TM44: Inspections of Air Conditioning Systems

The Energy Performance of Buildings Directive (EPBD) was first adopted in 2002. The recast Directive, adopted in May 2010, replaced the original Directive from 1 February 2012 and will be progressively implemented from January 2013. The Directive requires Member States across Europe to put in place ‘measures to establish a regular inspection of air conditioning systems of an effective rated output of more than 12 kW’.

In the UK separate legislation has been introduced in England and Wales, Scotland and Northern Ireland that requires building owners or managers to undertake regular inspections of air conditioning systems. The regulations and requirements relating to air conditioning system inspections for England and Wales have now been in place for over three years, and for a slightly shorter period for Northern Ireland and Scotland.

TM44 provides guidance on conducting an air conditioning inspection to satisfy the requirements of the Directive as expressed in the various regulations in the UK. The focus is on systems that use refrigerants to produce cooling. Some of the guidance may also be applicable to elements of other forms of cooling systems, such as those that use pipes or ducts built into the fabric of the building (e.g. cooled deck or ceiling slabs) or those which use aquifers or local water sources to provide cooling solutions.

Having an air conditioning system inspected by an accredited air conditioning energy assessor is designed to improve efficiency, reduce energy consumption, operating costs and the carbon emissions of the system. The energy assessor will highlight improvements to the operation of existing systems or opportunities to replace older, less energy efficient systems or oversized systems with new energy efficient systems.

As the replacement of refrigerant is restricted in older systems (as established in other legislation), there is an additional incentive to improve or replace older systems with more modern energy efficient units. The person who controls the operation of the system, such as the building owner or manager, has statutory obligations and duties of care in the operation and maintenance of air conditioning systems. The inspections referred to in this guide are in addition to the normal activities associated with the ownership and operation of air conditioning systems.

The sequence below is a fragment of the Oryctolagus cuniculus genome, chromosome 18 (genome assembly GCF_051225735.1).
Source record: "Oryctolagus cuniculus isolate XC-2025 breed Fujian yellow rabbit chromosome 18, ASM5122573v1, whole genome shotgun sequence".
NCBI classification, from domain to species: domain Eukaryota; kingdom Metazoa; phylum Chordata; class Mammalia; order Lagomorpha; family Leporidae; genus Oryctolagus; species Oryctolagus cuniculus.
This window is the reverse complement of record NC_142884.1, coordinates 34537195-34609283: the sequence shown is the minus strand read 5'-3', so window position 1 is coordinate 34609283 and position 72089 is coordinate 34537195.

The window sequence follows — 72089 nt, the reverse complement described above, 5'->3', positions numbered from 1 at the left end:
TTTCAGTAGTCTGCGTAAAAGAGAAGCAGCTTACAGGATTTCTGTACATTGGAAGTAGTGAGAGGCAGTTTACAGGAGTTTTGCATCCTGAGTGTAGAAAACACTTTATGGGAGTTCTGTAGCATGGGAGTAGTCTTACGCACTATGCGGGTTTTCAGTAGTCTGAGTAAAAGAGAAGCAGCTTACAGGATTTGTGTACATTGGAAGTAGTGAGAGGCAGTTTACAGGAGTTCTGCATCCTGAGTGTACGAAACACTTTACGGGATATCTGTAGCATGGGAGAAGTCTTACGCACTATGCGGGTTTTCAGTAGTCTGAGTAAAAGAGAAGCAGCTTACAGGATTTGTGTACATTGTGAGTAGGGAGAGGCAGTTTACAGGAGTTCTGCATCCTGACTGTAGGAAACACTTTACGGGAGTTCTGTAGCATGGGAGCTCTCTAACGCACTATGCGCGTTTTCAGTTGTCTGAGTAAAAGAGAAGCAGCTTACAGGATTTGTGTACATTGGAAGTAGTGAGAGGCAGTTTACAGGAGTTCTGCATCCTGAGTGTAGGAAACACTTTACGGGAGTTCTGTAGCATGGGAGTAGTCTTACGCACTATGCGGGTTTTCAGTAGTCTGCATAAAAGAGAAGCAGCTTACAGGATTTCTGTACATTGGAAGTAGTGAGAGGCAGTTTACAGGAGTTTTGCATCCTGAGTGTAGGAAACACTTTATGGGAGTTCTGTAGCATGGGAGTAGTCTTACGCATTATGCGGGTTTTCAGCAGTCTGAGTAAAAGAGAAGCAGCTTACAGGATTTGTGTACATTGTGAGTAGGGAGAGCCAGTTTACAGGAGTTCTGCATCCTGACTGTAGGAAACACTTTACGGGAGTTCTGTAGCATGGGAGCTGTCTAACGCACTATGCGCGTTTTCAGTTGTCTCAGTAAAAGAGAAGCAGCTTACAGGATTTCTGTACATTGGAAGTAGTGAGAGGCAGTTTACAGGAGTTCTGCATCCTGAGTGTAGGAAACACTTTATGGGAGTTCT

With the benefit of the experience gained over the past three years, and to clarify some of the questions about air conditioning system inspections that have arisen over that period, the guidance has been revised. The latest revision to TM44 also takes into account the reporting templates produced by the Department for Communities and Local Government for the production of reports in England and Wales. These templates will also form the basis for statutory lodgement of air conditioning inspection reports, which will be required in England and Wales as from 6th April 2012 under amendments to the Energy Performance of Buildings Regulations 2007. The revision has also provided the opportunity to incorporate the separate legislative requirements for Northern Ireland and Scotland in the main text of the TM, rather than as separate addenda.

Inspection, maintenance and cleaning programmes maintain the ability of the system to provide healthy and comfortable environments for building occupants, limiting the escape of refrigerant gases and ensuring the safety of equipment. The practices and procedures needed to achieve these aims should be applied more frequently than the assessment for energy efficiency.

 

FIND OUT MORE

To receive the latest information on this legislation, please complete our short form.

CAPTCHA image

* These fields are required.